February 5, 2021 – Mired in rumors of cancellation, the RCN has finally started trying promote the troubled Canadian Surface Combatant choice of the expensive British Type 26, a type the Royal Navy can only afford eight and Australia hopes for 12.
The first major hint was when Canada never joined the Type 26 builder alliance while Australia and the UK.
Here is the release put out today:
Canada’s defense policy, Strong, Secure, Engaged, has committed to investing in 15 Canadian Surface Combatants (CSC). These multi-role ships will form the backbone of Canada’s combat sea power, as the centerpiece of the Royal Canadian Navy (RCN) Future Fleet’s mix of CSCs, Protecteur-class Joint Support Ships (SIC), Victoria-class submarines and Harry DeWolf-class Arctic and Offshore Patrol Ships.
With its effective advanced warfare capability and versatility, the CSC can be deployed rapidly anywhere in the world, either independently or as part of a Canadian Naval Task Group or international coalition. It will be able to deploy for many months away from homeport, with a limited need to resupply when supported by a JSS.
Canada is a vast nation, and the RCN has responsibilities in all three oceans which border the country.
Given that the RCN’s two homeports of Halifax and Victoria are located some 6,000 km apart by land, if a ship is needed from the opposite coast for any unexpected reason, it is a long way to travel in both time and distance. Therefore, the Atlantic and Pacific fleets must be equally capable in order to give the Navy the flexibility it needs to respond to any government tasking, planned or unforeseen – exactly the kind of agility the full fleet of CSCs will bring to the RCN.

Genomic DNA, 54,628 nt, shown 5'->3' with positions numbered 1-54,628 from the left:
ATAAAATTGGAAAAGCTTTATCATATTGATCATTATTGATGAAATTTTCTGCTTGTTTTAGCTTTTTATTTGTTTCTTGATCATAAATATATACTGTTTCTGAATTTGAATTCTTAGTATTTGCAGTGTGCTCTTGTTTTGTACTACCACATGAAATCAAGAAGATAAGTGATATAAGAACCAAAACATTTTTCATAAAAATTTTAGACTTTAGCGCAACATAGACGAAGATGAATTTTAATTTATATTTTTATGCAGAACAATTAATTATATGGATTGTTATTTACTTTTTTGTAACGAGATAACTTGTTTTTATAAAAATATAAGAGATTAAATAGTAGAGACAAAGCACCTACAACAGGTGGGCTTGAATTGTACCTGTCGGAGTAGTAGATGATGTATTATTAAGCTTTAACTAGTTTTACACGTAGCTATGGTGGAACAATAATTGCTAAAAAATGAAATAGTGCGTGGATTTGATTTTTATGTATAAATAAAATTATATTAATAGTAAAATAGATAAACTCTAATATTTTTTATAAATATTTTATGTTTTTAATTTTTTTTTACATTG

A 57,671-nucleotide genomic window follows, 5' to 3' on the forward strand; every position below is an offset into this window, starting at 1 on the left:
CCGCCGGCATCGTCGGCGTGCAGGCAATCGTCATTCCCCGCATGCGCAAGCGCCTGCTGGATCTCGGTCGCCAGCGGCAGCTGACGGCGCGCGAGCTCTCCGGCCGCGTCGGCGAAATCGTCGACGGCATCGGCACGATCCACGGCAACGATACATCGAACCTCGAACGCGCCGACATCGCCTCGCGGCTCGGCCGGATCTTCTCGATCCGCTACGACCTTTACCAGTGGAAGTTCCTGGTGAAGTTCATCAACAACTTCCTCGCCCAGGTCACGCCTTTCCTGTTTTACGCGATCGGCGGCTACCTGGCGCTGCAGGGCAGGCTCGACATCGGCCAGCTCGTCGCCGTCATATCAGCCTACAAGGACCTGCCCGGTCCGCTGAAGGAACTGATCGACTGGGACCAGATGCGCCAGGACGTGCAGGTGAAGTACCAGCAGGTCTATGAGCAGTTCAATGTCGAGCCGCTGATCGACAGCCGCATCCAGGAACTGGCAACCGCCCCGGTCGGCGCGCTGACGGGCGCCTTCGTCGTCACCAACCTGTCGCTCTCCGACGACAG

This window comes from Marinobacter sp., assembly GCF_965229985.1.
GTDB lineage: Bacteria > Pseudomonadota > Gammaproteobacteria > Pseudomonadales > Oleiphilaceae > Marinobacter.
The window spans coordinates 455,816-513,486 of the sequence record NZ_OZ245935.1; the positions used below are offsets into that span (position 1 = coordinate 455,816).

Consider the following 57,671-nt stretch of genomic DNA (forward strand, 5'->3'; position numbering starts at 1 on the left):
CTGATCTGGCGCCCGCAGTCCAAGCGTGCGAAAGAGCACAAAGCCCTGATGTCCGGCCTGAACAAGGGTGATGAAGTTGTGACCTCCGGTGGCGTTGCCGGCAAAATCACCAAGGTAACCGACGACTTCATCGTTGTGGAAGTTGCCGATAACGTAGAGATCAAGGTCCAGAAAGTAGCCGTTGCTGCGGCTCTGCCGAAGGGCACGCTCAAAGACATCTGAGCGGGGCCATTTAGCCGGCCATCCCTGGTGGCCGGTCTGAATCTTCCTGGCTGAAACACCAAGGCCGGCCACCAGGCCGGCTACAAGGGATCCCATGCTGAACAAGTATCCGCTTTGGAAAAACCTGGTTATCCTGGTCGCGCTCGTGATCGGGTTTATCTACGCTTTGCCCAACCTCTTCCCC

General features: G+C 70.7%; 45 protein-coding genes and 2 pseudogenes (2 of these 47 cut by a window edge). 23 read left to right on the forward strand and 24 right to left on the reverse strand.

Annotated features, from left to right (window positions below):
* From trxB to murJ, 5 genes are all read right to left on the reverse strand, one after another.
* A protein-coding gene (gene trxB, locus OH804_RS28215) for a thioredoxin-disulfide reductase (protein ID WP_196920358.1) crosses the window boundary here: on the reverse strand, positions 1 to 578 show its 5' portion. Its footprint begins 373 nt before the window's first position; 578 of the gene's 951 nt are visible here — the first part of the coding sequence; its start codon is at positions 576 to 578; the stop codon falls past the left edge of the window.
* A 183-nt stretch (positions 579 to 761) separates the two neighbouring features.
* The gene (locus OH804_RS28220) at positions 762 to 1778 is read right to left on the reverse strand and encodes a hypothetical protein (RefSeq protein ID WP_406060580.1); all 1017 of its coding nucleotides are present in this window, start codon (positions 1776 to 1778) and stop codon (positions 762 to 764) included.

The CSC’s operational agility is showcased in its projected ability to be moved rapidly from one mission to another while remaining deployed, due to the highly trained crews and breadth of capabilities it will encompass. For example, a CSC operating in the Asia-Pacific region acting as an air defense platform for allied ships will be able to quickly respond to a requirement to conduct a search and detect patrol for an adversary’s submarine if needed.
For the RCN, having more ships with similar capabilities will ensure a higher rate of operational availability, an essential requirement for a navy with a relatively modest fleet size. By having a fleet of 15 CSCs fairly evenly dispersed between the East and West Coasts, when one ship becomes unavailable to perform a task for any reason, there will be enough other ships with the same versatility available to the RCN to complete the mission at hand.
The CSC is the best operationally agile choice to meet the Government of Canada assigned mission set. It’s the right ship for the RCN, and the right ship for Canada.
John Webber graphic.